New Report Identifies Federal Resources to More Effectively Address Critical Needs of the Massachusetts Juvenile Justice System

Published sep. 22, 2016

September 22, 2016 (Boston, MA)A new report calls for Massachusetts to better leverage available federal funding for a key issue—juvenile justice reform—which could help the state address ongoing challenges in this area.

The new publication is the second paper in a series designed to help support the Commonwealth to work more effectively with the federal government. Massachusetts has made progress in juvenile justice reform, but as this new report highlights, the state could do a better job of leveraging federal funding to provide more necessary resources. The report was prepared by Jobs for the Future and funded by the Barr Foundation, the Blue Cross Blue Shield of Massachusetts Foundation, the Boston Foundation, and the Tufts Health Plan Foundation. A third report in the series, which focuses on addressing the Commonwealth’s healthcare workforce needs, will be released later this fall.

“If Massachusetts is able to better leverage more federal resources for juvenile justice reform as this report indicates,” says Maria Flynn, senior vice president, Jobs for the Future, “the state then has the opportunity to help more low-income, low-skill residents enhance their skills, find good jobs, and advance in their careers. The Commonwealth has made great progress in this area, and this report identifies critical steps the state can take to build on this strong foundation.”

“The Commonwealth must provide the support necessary for our most vulnerable young people to not only navigate the justice system, but to prevent them from entering it in the first place,” says Senator Linda Dorcena Forry (D-Dorchester). “As Chair of the Senate Committee on Intergovernmental Affairs, I will continue to work on identifying federal resources to bolster the state’s efforts to develop and implement policies that focus on prevention and reentry.”

Juvenile Justice Reform: Four Recommendations to Qualify for Additional Federal Funding

The juvenile justice system in Massachusetts is an intricate web of many stakeholders across several departments and functions in state government. At some point, the legislature could decide to overhaul the juvenile justice system. In the meantime, the report released today focuses on four recommendations in which more federal funding can be secured or expenses can be reduced:

  1. Revisit policies and programs to qualify for more grant funding from the Department of Justice (DOJ): Most importantly, for the past couple years, Massachusetts has received funds from one of the DOJ’s major juvenile justice grants—the Office of Juvenile Justice and Delinquency Prevention Title II Formula Grants. Unfortunately, the state hasn’t been eligible to receive its full share of the grants due to its lack of compliance with the grant’s regulations. In fact, Massachusetts is the state with the worst compliance of any state in the nation. Why? The grant requires that juveniles be separated from adults in secure facilities. While facilities built in the past decade and moving forward will comply with the law, the state still has too many older court houses that don’t separate youths from adults. Significant funding is needed to correct the matter.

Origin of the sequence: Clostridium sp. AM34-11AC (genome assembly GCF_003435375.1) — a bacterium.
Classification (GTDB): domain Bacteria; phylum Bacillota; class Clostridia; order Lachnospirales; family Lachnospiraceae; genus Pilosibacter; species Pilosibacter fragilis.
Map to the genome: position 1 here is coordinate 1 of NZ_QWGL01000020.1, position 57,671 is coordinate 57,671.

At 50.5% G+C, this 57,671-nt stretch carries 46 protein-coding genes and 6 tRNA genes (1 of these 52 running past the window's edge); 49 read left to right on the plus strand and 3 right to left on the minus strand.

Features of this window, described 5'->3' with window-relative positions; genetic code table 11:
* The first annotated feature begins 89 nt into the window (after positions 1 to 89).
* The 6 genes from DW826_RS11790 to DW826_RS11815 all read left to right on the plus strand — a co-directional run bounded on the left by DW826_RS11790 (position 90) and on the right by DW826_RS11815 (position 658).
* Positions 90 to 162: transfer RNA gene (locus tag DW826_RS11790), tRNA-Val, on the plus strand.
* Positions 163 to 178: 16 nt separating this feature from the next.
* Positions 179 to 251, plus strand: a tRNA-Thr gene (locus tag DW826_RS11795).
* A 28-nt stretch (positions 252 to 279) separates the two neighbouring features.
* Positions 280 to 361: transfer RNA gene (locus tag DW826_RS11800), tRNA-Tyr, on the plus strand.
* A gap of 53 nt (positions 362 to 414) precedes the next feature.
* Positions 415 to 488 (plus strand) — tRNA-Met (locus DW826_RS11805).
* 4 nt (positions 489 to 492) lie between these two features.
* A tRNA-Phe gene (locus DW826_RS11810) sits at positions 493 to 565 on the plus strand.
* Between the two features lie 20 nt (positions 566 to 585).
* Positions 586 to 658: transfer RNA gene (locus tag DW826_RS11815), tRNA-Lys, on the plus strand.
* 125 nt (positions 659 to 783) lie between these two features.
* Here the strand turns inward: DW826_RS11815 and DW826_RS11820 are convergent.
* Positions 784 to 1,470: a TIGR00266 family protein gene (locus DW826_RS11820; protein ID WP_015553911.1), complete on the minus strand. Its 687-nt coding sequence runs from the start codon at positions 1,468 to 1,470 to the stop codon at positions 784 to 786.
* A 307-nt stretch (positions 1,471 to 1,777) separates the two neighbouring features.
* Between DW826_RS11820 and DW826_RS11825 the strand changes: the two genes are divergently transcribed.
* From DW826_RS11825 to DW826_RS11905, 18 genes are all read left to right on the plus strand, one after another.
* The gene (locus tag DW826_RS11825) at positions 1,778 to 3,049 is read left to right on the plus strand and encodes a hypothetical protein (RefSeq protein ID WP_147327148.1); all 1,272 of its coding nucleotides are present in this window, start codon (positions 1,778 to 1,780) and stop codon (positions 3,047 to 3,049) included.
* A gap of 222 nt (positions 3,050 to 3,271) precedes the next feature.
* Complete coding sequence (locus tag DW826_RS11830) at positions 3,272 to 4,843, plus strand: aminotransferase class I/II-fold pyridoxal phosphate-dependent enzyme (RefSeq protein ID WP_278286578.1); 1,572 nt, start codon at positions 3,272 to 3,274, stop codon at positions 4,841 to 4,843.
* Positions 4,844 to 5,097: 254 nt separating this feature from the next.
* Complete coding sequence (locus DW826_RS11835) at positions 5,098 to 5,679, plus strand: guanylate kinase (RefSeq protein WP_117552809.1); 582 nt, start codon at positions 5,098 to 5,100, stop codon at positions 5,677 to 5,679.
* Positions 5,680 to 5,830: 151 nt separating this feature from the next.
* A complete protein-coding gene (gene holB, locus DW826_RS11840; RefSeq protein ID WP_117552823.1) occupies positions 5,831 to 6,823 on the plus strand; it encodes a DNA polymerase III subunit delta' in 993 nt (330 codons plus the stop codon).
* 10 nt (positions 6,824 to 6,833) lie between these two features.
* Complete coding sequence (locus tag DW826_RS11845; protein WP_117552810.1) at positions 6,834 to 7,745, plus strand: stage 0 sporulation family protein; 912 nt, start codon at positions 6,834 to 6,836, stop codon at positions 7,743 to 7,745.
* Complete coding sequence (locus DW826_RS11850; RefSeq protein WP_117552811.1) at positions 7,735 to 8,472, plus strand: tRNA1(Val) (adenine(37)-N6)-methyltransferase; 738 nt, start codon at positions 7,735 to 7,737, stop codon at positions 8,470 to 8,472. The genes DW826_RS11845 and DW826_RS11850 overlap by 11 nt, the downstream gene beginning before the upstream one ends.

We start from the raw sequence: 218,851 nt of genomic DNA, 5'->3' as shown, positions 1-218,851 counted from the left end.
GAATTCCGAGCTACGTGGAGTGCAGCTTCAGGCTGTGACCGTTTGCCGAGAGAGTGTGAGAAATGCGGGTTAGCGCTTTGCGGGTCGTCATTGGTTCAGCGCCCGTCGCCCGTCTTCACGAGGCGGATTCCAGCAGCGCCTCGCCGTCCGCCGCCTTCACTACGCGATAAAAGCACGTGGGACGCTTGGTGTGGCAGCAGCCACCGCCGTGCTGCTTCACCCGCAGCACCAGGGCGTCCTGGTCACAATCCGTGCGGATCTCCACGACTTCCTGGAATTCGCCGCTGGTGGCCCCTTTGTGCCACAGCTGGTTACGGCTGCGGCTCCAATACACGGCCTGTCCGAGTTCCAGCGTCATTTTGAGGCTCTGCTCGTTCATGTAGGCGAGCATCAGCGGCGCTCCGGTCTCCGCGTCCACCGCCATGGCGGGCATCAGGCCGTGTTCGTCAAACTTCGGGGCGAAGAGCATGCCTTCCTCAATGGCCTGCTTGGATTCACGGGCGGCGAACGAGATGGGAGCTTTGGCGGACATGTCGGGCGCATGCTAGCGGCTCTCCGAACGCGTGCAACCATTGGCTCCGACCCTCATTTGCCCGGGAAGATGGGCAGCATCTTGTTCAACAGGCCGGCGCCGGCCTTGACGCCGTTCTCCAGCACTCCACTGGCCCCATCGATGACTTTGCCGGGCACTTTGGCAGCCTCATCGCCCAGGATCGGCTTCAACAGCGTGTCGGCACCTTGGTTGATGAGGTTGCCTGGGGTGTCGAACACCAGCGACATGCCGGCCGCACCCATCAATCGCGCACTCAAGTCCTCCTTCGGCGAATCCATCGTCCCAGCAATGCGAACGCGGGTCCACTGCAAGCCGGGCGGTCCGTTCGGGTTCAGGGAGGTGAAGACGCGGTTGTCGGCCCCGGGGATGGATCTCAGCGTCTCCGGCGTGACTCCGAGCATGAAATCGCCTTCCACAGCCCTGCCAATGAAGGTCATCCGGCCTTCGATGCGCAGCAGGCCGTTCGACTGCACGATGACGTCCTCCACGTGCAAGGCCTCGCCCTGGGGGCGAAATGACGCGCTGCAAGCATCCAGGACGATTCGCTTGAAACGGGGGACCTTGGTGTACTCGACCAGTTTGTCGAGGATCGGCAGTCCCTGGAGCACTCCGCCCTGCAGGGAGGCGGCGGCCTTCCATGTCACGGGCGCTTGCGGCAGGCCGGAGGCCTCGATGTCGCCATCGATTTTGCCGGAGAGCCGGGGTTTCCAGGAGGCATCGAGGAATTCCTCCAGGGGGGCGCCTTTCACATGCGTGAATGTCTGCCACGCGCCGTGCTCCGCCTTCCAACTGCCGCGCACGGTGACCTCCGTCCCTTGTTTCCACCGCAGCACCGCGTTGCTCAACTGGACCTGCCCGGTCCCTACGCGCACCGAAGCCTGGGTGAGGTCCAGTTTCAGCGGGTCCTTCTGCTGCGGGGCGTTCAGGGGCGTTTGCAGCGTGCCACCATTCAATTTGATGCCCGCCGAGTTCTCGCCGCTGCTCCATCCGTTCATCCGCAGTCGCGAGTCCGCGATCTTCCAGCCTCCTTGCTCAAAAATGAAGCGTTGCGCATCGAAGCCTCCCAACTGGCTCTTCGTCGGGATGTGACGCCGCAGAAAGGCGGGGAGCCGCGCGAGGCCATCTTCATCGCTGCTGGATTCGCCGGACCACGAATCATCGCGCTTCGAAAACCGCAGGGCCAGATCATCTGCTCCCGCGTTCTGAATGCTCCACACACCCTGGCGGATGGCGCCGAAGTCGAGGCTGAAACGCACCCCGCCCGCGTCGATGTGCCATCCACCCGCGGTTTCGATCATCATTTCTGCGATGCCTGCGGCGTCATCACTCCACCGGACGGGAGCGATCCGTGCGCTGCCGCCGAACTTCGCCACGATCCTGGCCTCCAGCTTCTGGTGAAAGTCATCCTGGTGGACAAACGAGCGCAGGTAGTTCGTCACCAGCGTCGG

2. Seek expanded funding in the Performance Partnership Pilots for Disconnected Youth, also known as the P3 program: When the program started in 2014, the Departments of Labor, Health and Human Services, and Education were able to work with states and other entities to combine funding streams with the intent of improving outcomes for disconnected youth—those young people coming out of foster care, involved in the juvenile justice system, unemployed, or not getting an education. Last year, the DOJ was added to the mix. Combining services and programs from diverse federal agencies has proven to be a highly effective means of preventing disconnected youth from returning to the juvenile justice system, so receiving more funding from the P3 program is a critical next step.
  3. Pursue additional community policing funds focused on juveniles: Within the DOJ, Community Oriented Policing Services (COPS) is a major stream of funding for state and local police departments to improve relationships in their communities through community policing. The program provides funding through five major grant programs including the COPS Hiring Program. The report recommends that Massachusetts pursue COPS Hiring Program funds to supplement existing School Resource Officers. The added resources would be used in various communities in the state to significantly improve police-community relations, deter crime, and provide for early intervention for at-risk youth.
  4. Secure federal funds to reduce juvenile detainment: In recent years a number of studies and programs in various states have shown that community-based, non-residential rehabilitation efforts have been increasingly favored by many experts not only because they have proven to significantly lower the rate of repeat or graduated offenders, but also because they have the potential to save states millions of dollars a year. Federal funding can support the Commonwealth’s efforts to implement alternative programs to costly, less effective juvenile detainment measures.

“The Senate continues to take strong action to reform our criminal justice system through our commitment to build on reasonable, humane, best practices,” says Senate President Stan Rosenberg (D-Amherst). “We must ensure that juvenile offenders who make mistakes have a second chance to live a fully productive life and not return to a life of crime. The ability to leverage more federal funding will make a real difference in helping our young people turn their lives around by ensuring that they receive adequate support and services when navigating through our judiciary system.”